Human Rights Act: Spinning a web of confusion
Dotcoms and the internet will be particularly affected by the Human Rights Act, says Ian De Freitas. The nature of their industry leaves them prone to contradictory freedom of speech issues, defamation and problems with online transactions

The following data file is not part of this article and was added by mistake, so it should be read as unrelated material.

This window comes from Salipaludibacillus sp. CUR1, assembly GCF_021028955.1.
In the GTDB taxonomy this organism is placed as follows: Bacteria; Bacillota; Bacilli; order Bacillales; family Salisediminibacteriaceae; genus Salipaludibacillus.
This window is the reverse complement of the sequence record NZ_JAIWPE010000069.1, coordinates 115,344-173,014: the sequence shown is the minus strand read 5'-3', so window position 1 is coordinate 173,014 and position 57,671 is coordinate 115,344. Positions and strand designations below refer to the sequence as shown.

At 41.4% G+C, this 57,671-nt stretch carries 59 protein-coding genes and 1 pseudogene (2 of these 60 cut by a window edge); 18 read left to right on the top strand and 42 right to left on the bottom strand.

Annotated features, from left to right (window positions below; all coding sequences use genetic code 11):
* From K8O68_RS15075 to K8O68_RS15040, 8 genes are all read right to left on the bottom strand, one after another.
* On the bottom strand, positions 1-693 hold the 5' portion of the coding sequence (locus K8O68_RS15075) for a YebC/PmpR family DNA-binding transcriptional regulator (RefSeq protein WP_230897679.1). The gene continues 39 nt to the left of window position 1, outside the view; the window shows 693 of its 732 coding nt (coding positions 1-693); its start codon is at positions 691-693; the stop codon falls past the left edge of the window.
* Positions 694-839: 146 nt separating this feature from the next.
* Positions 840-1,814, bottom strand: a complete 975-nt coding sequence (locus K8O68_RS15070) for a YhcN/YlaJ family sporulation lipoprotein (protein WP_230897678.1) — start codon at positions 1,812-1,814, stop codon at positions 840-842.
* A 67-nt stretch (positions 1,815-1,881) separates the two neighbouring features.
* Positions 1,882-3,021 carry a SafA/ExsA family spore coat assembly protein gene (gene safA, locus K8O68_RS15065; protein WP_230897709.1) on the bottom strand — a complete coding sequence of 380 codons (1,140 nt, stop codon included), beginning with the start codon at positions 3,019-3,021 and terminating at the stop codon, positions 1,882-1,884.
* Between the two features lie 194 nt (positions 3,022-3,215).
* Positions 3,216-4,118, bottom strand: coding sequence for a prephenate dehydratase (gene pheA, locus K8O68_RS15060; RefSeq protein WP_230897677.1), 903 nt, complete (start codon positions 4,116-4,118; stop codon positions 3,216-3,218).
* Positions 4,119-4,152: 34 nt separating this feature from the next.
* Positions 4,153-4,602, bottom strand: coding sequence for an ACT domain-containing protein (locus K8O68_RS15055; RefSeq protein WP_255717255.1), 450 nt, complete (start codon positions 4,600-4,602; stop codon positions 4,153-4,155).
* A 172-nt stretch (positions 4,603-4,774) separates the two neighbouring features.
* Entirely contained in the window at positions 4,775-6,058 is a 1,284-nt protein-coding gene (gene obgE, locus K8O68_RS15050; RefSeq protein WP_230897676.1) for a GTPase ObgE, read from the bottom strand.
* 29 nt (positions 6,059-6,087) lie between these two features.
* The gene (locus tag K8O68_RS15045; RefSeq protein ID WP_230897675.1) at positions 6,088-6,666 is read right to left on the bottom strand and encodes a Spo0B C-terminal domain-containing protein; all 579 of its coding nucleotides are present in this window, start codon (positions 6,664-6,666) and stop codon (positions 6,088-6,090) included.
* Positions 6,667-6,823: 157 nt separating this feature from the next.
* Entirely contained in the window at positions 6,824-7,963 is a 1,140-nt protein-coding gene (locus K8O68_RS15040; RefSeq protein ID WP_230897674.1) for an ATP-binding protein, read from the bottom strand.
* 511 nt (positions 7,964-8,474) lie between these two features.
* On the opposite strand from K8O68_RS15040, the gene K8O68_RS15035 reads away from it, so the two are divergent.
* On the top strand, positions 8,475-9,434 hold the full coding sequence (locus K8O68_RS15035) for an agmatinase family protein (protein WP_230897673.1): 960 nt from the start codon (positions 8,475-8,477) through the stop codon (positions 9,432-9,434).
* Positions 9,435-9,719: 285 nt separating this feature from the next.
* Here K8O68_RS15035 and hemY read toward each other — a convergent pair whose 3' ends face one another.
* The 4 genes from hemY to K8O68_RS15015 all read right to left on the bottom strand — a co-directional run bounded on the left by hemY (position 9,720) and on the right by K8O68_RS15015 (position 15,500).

Commercial organisations will be affected by the implementation of the Human Rights Act 1998 (HRA). But there are aspects of the way dotcoms and web businesses operate which make them particularly susceptible.The web depends upon free flow of content. That content exposes carriers and hosters to liability. This was demonstrated last year in Godfrey v Demon where the court held a hoster responsible for defamatory material posted by an anonymous third party. A mere hoster has a defence under Section 1 of the Defamation Act 1996 if it has no knowledge that it is assisting in publication of defamatory statements and has taken reasonable care in relation to that publication. * The court held that once the hoster had been informed of the defamatory content it loses the benefit of this defence. This has led to internet service providers and hosters removing defamatory content as soon as a complaint is received and refusing to host or carry content of a controversial nature, fettering free speech via the internet. A feature of the HRA is that the courts are required to interpret legislation in a manner compatible with European Convention rights. There are competing rights in relation to freedom of speech to be found in Article 10 (freedom of expression) and Article 8 (respect for private and family life, home and correspondence). Godfrey v Demon might now be subject to challenge. The loss of the Section 1 defence as soon as a hoster receives a complaint could be determined by the courts to be incompatible with the rights conferred by Article 10. Following implementation of the HR Act, a Court might decide that a balancing of the rights in Articles 8 and 10 may not require the immediate take-down of material on receipt of a complaint. Rather, the defence should be construed more widely. For example, if the hoster seeks the author’s views and the author says the allegations are true, the proportionate position to take on the hoster’s liability might be to require the hoster to disclose the author’s identity (if known) to the complainant. Only if the hoster refuses should they be fixed with responsibility. This could be construed to satisfy the requirements of the defence in that the hoster has no (actual) knowledge of a contribution to publication of a defamatory statement and has taken reasonable care. So the HRA may be of benefit to dotcoms in limiting their exposure to liability for content. In other ways, the HRA may expose dotcoms to greater liability. Another peculiar feature of a dotcom business is the conclusion of transactions online. Monitoring and retention of data relevant to online transactions is crucial. But, equally, it is likely the systems used by employees to transact business for dotcoms are also used for private purposes. This creates a problem, particularly because of the impending implementation of the Regulation of Investigatory Powers (RIP) Act 2000, and the way that it interacts with Convention rights.RIP partly arises out of the provisions of Article 5 of the Telecoms Data Protection Directive, the aim of which is to protect personal privacy in the telecommunications sector. That echoes the rights in Article 8 of the Convention. But as with Convention rights, the Directive and now RIP have exceptions to the protections granted. In RIP, one such exception is lawful monitoring or recording of business communications by businesses for detecting unauthorised use of an electronic communications system. This carve out is in draft Regulations which have just finished a period of consultation. However, assuming Regulations are adopted in that form, it presents a problem for dotcoms. How wide is this ill-defined carve out? The HRA requires the courts to interpret all primary and subordinate legislation in a manner compatible with Convention rights. Dotcoms therefore face the dual problem of interpreting an ill-defined carve out in the Regulations, which in turn will be construed by the courts pursuant to their obligation to interpret legislation in a manner compatible with Convention rights.It appears odd that commercial organisations operating in an environment dominated by computers and telecommunications find themselves at the forefront of arguments about human rights. However, this only serves to demonstrate the importance of this legislation in all walks of private and commercial life.